For some time now, clean ammonia proponents have been talking up its potential as a very-low-carbon alternative for power plants, ships and other hydrocarbon consumers. Still, rock-solid plans for U.S. projects to produce large volumes of ammonia from clean hydrogen remained few and far between. Until lately, that is, with the recent uptick in project announcements spurred on, in large part, by the supercharged tax credits for carbon capture and sequestration (CCS) in the Inflation Reduction Act (IRA) and the newly firmed-up efforts by power generators in Japan and South Korea to make clean ammonia an important part of their fuel mix going forward. In today’s RBN blog, we discuss the progress that clean ammonia has made since the IRA became law and the growing list of projects advancing to a final investment decision (FID), construction and production.
We’ll begin with a brief refresher course on what clean ammonia is, how it’s produced and what it can be used for. Then we’ll look at the primary drivers behind the development of clean ammonia production facilities (and ammonia export terminals), and after that (in Part 2) we’ll discuss in detail the bevy of U.S. projects now being planned.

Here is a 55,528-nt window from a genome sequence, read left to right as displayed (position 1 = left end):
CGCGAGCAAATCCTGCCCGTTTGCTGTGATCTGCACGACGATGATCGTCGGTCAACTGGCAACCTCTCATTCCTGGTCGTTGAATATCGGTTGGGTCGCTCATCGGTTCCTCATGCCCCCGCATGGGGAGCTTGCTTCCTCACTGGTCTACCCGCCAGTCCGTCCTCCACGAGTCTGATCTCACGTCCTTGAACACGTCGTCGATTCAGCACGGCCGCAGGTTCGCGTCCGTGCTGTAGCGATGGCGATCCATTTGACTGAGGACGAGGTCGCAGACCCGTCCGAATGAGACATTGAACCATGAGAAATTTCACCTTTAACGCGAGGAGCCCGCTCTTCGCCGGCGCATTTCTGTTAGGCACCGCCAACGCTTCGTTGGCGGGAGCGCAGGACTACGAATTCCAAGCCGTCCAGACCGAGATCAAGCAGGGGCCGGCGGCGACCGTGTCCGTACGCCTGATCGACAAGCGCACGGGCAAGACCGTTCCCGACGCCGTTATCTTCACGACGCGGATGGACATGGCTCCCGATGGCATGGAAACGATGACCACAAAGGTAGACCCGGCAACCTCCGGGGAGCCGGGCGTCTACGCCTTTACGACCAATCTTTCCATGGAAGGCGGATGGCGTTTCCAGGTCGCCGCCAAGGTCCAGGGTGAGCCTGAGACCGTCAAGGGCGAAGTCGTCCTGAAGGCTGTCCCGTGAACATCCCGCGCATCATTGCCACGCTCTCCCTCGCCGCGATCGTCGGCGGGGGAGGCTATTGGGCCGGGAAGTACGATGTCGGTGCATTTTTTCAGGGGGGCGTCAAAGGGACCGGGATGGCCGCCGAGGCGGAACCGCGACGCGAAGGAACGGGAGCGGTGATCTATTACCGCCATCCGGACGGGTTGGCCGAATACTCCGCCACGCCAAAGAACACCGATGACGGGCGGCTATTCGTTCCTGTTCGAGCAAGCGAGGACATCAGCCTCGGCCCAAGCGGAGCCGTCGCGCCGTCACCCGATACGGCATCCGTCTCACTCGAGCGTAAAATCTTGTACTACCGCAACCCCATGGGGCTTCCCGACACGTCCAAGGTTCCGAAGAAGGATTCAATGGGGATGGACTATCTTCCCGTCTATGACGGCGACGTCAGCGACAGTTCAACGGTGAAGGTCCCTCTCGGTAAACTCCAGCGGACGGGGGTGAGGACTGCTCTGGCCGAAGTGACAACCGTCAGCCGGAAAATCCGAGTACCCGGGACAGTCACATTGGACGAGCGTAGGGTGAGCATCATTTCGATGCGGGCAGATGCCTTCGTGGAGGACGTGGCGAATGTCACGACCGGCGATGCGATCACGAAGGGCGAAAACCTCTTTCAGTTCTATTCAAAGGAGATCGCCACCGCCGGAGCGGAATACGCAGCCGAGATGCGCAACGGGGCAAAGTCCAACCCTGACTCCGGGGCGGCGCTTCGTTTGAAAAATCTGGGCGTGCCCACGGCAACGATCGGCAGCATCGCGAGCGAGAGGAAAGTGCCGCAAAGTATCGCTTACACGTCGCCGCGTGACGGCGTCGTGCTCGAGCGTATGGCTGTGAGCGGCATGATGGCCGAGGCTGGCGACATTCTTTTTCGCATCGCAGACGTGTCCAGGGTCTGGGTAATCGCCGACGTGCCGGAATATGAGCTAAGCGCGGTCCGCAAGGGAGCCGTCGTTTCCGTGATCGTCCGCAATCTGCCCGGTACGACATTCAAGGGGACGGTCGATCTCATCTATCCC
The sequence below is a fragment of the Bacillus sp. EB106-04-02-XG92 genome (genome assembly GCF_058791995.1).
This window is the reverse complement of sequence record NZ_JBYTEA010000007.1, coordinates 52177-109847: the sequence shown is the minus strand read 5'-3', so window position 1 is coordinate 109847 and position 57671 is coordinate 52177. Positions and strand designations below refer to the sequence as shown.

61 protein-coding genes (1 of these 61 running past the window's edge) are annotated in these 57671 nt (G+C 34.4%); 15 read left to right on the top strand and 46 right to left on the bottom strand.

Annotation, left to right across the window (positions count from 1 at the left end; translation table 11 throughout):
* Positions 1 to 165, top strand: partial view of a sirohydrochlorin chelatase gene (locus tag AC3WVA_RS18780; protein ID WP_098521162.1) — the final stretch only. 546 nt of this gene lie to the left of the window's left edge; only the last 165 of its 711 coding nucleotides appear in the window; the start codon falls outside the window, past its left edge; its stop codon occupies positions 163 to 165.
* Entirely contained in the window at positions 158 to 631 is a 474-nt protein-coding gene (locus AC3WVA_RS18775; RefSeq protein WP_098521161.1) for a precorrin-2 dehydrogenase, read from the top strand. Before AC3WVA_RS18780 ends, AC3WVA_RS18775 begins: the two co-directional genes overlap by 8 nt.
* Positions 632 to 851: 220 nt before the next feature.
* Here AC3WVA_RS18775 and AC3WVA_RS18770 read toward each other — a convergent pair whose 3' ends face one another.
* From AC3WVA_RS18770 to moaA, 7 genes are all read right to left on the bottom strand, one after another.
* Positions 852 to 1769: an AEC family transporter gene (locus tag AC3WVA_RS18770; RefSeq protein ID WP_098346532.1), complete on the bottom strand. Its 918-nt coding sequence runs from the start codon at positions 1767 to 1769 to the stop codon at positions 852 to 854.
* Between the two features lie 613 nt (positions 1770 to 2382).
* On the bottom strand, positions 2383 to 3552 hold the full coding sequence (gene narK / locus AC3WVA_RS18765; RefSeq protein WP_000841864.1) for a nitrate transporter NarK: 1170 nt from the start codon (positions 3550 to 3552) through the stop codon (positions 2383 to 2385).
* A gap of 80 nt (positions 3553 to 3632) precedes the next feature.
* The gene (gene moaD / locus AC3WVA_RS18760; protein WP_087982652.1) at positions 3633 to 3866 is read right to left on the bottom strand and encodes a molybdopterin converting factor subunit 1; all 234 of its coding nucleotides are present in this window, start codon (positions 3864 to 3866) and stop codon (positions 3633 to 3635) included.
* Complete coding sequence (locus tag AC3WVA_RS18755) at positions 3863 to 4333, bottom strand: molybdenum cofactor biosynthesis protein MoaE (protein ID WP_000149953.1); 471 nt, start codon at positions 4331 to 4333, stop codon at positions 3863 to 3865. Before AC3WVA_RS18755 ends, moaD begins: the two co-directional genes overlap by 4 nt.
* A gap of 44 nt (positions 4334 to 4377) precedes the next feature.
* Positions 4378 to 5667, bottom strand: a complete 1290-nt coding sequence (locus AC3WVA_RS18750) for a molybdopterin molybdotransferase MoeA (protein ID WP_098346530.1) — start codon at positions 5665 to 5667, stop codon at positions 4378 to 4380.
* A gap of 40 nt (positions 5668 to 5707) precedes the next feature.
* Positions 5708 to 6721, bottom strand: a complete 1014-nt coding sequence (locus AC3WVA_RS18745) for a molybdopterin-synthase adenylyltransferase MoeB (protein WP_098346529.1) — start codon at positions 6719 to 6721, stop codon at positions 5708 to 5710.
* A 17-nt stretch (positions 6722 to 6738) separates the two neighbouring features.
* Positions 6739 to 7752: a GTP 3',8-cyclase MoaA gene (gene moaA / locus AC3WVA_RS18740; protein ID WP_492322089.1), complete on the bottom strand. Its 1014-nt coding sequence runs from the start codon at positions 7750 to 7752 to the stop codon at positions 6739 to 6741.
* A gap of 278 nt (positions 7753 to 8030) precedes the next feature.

What Is Clean Ammonia?
First off, there’s a little fuzziness around the definition — some say that to qualify as “clean,” the ammonia in question needs to be produced in a way that reduces the carbon dioxide (CO2) released into the atmosphere by at least a certain percentage, typically 90% or more. That said, the widely held view is that clean ammonia includes both “blue” and “green” ammonia — Oh no, those darn colors again! — which are produced by reacting either blue or green hydrogen with nitrogen (supplied from an air separation unit) using the Haber-Bosch process (a catalyst, high temperatures, and high pressure). Blue hydrogen is produced by running natural gas through either a steam methane reformer (SMR) or auto thermal reformer (ATR) and capturing and sequestering most of the CO2 generated by the process — typically about half of the CO2 when an SMR is used and 90%-plus with an ATR. Green hydrogen, in turn, is produced by running water through a renewables-powered electrolyzer to produce hydrogen and oxygen — no CO2 is produced, so there’s no need for CCS.
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